In our garden the blue tits crisscross the feeder, the robins are feeding an ivy-hidden nest, a blackbird has been singing since early morning. Leaving this domestic scene, I head down
the road for the higher, open ground of Fortune Green. I pass Maisie going to school and Sue
setting off for work. Where Achilles Road meets Fortune Green, I stop at the water fountain,
look across and remember the old bakehouse that once was, and the Saturday morning wine
shop that succeeded it.
I turn along the hedge checking the bins for the depredation of the late night foxes and the early morning squirrels. Later, paper in hand, I go into the Green by the old telephone boxes and admire the work of Sunday’s volunteer gardeners on the long curved beds.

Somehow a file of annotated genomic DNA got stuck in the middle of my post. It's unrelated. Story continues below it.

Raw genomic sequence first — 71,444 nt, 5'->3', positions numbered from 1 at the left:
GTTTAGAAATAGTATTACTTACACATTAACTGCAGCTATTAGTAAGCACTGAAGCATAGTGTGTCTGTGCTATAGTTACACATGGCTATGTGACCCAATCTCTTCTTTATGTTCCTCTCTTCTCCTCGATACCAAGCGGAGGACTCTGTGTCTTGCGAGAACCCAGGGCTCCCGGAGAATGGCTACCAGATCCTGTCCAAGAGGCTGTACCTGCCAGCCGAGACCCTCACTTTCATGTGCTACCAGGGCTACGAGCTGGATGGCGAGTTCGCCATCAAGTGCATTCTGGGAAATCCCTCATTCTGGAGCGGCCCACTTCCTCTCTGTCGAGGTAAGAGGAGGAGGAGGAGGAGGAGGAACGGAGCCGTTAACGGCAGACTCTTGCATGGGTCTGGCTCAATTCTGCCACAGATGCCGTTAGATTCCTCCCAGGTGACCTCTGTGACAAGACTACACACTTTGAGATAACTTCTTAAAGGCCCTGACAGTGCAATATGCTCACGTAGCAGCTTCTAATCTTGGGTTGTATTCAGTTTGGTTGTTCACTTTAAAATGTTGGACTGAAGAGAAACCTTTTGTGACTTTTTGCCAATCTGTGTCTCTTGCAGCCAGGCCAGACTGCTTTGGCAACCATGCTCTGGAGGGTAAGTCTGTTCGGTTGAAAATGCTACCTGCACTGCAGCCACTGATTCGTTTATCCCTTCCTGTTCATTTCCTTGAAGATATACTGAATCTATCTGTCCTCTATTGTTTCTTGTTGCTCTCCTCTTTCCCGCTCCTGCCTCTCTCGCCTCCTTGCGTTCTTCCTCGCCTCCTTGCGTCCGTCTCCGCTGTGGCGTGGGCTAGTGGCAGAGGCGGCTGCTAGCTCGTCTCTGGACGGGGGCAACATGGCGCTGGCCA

The seats at this end, which give a terrific view of the Victorian terraces of the Greek Streets, are rightly popular at this time of the morning; a first look at the papers, a smoke, a substitute breakfast, a cup of coffee... and why not. The rest of the world goes by to the bus stops. Children welded to scooters make their way to local schools.
If nobody has fed the wretched pigeons, there is the occasional thrush or crow. I have a twinge of envy for my fellow country diarists in Strathcairn, Wenlock Edge and the New Forest and their exhaustive ticklists of birds. But then they don’t have Lords just down the road and Hampstead Heath a short walk away. And let’s give credit to Londoners, give them grass to lie on, benches to sit on, a playspace to play in and a dog-free area to kick a football around and they will go for it.
And as for dogs, any early morning lounger on the benches can be their own judge at their own private Crufts. Breed identification may not be easy but that’s part of the passing parade.
By now the sun has broken through the clouds above the Fire Station, it’s time to go home, open my paper and see if today’s Country Diary has anything interesting to say.
- Ted Booth (Guest Blogger)
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